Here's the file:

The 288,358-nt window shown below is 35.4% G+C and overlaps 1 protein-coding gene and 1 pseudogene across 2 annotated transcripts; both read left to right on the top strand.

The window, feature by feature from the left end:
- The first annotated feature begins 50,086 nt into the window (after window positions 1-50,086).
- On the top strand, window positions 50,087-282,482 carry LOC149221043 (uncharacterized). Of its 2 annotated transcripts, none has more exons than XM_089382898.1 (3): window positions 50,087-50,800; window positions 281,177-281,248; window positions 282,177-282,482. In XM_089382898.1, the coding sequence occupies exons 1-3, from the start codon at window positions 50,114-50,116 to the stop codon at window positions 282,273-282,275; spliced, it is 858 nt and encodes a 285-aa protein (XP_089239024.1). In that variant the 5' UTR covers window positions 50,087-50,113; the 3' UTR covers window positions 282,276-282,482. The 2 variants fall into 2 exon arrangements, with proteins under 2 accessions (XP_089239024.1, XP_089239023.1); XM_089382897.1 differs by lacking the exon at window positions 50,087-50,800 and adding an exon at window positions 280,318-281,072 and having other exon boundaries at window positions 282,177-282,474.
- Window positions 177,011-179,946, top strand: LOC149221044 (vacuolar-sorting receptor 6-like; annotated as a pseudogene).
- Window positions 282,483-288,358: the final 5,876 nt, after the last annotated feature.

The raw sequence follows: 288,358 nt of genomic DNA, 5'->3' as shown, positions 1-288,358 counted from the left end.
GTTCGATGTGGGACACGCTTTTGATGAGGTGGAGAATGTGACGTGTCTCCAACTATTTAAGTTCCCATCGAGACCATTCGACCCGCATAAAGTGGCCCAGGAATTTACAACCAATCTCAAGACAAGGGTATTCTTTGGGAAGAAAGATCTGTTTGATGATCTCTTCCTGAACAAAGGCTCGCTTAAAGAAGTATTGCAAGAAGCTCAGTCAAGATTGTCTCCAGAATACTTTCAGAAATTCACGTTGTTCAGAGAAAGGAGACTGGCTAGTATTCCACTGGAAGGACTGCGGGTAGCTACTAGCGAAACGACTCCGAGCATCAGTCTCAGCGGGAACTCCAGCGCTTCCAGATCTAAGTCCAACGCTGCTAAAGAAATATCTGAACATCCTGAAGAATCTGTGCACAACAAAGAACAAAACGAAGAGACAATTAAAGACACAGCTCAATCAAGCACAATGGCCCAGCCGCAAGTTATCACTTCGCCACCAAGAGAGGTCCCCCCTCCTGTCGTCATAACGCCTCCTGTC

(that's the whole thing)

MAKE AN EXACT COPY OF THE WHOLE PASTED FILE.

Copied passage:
The 288,358-nt window shown below is 35.4% G+C and overlaps 1 protein-coding gene and 1 pseudogene across 2 annotated transcripts; both read left to right on the top strand.

The window, feature by feature from the left end:
- The first annotated feature begins 50,086 nt into the window (after window positions 1-50,086).
- On the top strand, window positions 50,087-282,482 carry LOC149221043 (uncharacterized). Of its 2 annotated transcripts, none has more exons than XM_089382898.1 (3): window positions 50,087-50,800; window positions 281,177-281,248; window positions 282,177-282,482. In XM_089382898.1, the coding sequence occupies exons 1-3, from the start codon at window positions 50,114-50,116 to the stop codon at window positions 282,273-282,275; spliced, it is 858 nt and encodes a 285-aa protein (XP_089239024.1). In that variant the 5' UTR covers window positions 50,087-50,113; the 3' UTR covers window positions 282,276-282,482. The 2 variants fall into 2 exon arrangements, with proteins under 2 accessions (XP_089239024.1, XP_089239023.1); XM_089382897.1 differs by lacking the exon at window positions 50,087-50,800 and adding an exon at window positions 280,318-281,072 and having other exon boundaries at window positions 282,177-282,474.
- Window positions 177,011-179,946, top strand: LOC149221044 (vacuolar-sorting receptor 6-like; annotated as a pseudogene).
- Window positions 282,483-288,358: the final 5,876 nt, after the last annotated feature.

The raw sequence follows: 288,358 nt of genomic DNA, 5'->3' as shown, positions 1-288,358 counted from the left end.
GTTCGATGTGGGACACGCTTTTGATGAGGTGGAGAATGTGACGTGTCTCCAACTATTTAAGTTCCCATCGAGACCATTCGACCCGCATAAAGTGGCCCAGGAATTTACAACCAATCTCAAGACAAGGGTATTCTTTGGGAAGAAAGATCTGTTTGATGATCTCTTCCTGAACAAAGGCTCGCTTAAAGAAGTATTGCAAGAAGCTCAGTCAAGATTGTCTCCAGAATACTTTCAGAAATTCACGTTGTTCAGAGAAAGGAGACTGGCTAGTATTCCACTGGAAGGACTGCGGGTAGCTACTAGCGAAACGACTCCGAGCATCAGTCTCAGCGGGAACTCCAGCGCTTCCAGATCTAAGTCCAACGCTGCTAAAGAAATATCTGAACATCCTGAAGAATCTGTGCACAACAAAGAACAAAACGAAGAGACAATTAAAGACACAGCTCAATCAAGCACAATGGCCCAGCCGCAAGTTATCACTTCGCCACCAAGAGAGGTCCCCCCTCCTGTCGTCATAACGCCTCCTGTC